The Chalice by Nancy Bilyeau

‘The Chalice’ follows on from Nancy Bilyeau’s earlier novel ‘The Crown’ and once again she has written a beautiful and completely absorbing novel. Although The Chalice has been written as a sequel, it could just as easily be read as a stand-alone novel.

It is 1538 and with the death of Jane Seymour, King Henry VIII has now been through three wives. And with the dissolution of the monasteries and priories, the nuns of Dartford priory are starting their new lives in the town of Dartford.

The general population are finding it difficult to accept ex nuns, monks and friars into their community. Joanna Stafford and the others from Dartford priory are doing their best to fit in and gain acceptance. They just want to get on with living simple quiet lives.

But for Joanna, the quiet life is elusive. Being from a noble family, her connections won’t leave her alone and, some of her relatives would like to bring Catholicism back to England (a treasonous wish). Joanna is also part of a prophesy concerning the King. Others involved with the prophesy are keen to see Joanna fulfil her part in the prophesy.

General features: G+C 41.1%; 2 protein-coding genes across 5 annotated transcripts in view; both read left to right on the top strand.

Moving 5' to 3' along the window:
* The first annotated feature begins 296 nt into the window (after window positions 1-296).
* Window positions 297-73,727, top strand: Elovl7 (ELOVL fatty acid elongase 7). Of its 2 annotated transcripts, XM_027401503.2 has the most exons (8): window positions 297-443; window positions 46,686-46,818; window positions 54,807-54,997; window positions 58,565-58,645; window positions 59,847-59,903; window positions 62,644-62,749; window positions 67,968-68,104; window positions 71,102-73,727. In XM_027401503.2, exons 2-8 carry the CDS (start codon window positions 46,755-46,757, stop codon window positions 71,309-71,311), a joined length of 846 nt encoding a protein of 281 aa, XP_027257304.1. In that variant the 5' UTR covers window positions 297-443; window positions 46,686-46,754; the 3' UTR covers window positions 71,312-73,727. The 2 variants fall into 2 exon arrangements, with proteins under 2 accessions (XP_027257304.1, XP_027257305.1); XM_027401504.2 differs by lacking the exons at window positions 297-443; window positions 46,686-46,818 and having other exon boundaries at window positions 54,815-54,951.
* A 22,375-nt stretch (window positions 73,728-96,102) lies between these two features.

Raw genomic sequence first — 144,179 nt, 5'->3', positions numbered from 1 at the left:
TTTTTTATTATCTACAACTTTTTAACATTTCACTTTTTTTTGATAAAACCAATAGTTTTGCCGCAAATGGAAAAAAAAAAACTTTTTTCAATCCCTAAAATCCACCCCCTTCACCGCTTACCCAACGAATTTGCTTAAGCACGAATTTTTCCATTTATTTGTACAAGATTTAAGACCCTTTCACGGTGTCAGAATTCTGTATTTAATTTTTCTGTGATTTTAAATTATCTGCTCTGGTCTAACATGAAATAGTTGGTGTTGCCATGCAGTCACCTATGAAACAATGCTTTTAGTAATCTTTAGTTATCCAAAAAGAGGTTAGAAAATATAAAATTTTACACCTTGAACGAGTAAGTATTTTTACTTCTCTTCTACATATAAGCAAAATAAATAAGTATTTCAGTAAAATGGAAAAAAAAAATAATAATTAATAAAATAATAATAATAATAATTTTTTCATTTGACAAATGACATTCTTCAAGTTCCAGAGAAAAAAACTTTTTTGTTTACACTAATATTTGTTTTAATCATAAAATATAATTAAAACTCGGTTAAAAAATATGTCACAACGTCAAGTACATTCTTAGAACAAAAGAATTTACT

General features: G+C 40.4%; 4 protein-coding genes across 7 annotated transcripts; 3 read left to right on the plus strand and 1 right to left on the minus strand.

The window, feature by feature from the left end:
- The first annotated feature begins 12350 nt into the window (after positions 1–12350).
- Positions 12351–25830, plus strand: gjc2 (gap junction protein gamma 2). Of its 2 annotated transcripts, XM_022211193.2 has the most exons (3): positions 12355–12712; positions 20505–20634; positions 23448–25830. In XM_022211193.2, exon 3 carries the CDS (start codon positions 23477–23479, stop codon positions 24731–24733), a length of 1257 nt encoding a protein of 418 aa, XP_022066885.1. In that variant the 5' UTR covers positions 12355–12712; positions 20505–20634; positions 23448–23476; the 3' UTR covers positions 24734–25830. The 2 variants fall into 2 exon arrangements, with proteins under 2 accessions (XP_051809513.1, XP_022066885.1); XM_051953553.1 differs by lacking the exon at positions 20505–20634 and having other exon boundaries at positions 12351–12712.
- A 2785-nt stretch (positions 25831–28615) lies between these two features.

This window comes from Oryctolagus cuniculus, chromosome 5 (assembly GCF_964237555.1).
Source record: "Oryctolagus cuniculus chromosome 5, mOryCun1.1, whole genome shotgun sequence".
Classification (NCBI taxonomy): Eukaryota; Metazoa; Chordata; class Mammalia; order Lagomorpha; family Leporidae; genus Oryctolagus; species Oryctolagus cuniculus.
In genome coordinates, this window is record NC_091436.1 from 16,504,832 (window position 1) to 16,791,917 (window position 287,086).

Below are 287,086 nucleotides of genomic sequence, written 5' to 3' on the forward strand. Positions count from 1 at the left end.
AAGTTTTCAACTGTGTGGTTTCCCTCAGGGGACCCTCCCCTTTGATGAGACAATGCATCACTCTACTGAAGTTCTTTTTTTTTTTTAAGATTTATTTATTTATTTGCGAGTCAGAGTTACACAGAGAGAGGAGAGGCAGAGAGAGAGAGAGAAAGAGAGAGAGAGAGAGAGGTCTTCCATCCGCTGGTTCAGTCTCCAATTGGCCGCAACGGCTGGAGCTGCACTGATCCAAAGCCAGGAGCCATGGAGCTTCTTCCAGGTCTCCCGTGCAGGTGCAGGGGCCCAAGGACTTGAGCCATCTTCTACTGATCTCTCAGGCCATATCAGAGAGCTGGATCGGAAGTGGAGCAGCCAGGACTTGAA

As part of the prophesy, Joanna must see three seers. Her mother took her to the first many years ago. She is determined to avoid the other two seers, but events conspire to force her to receive the remainder of the prophesy. By accepting the prophesy, she has the power to change the future of England.

There is also a lot happening in this novel with Joanna Stafford’s love life and that of other members of Dartford Priory. At one stage there is hope for a happy future for Joanna, but by the end of the book her love life is in no better shape than at the end of ‘The Crown’.

This novel was fast paced and exciting. Once again my lack of historical knowledge showed as I often couldn’t tell if a character or situation was historical or fictional. Full marks to Nancy Bilyeau for blending history and fiction so well.

The ending of the novel was left very open to allow for another novel in the series – including King Henry’s dislike of Anne of Cleves and the introduction of Catherine Howard. I can’t wait to read the next novel when it is written.

 

Book Published 2013

 

See a full list of books by Nancy Bilyeau

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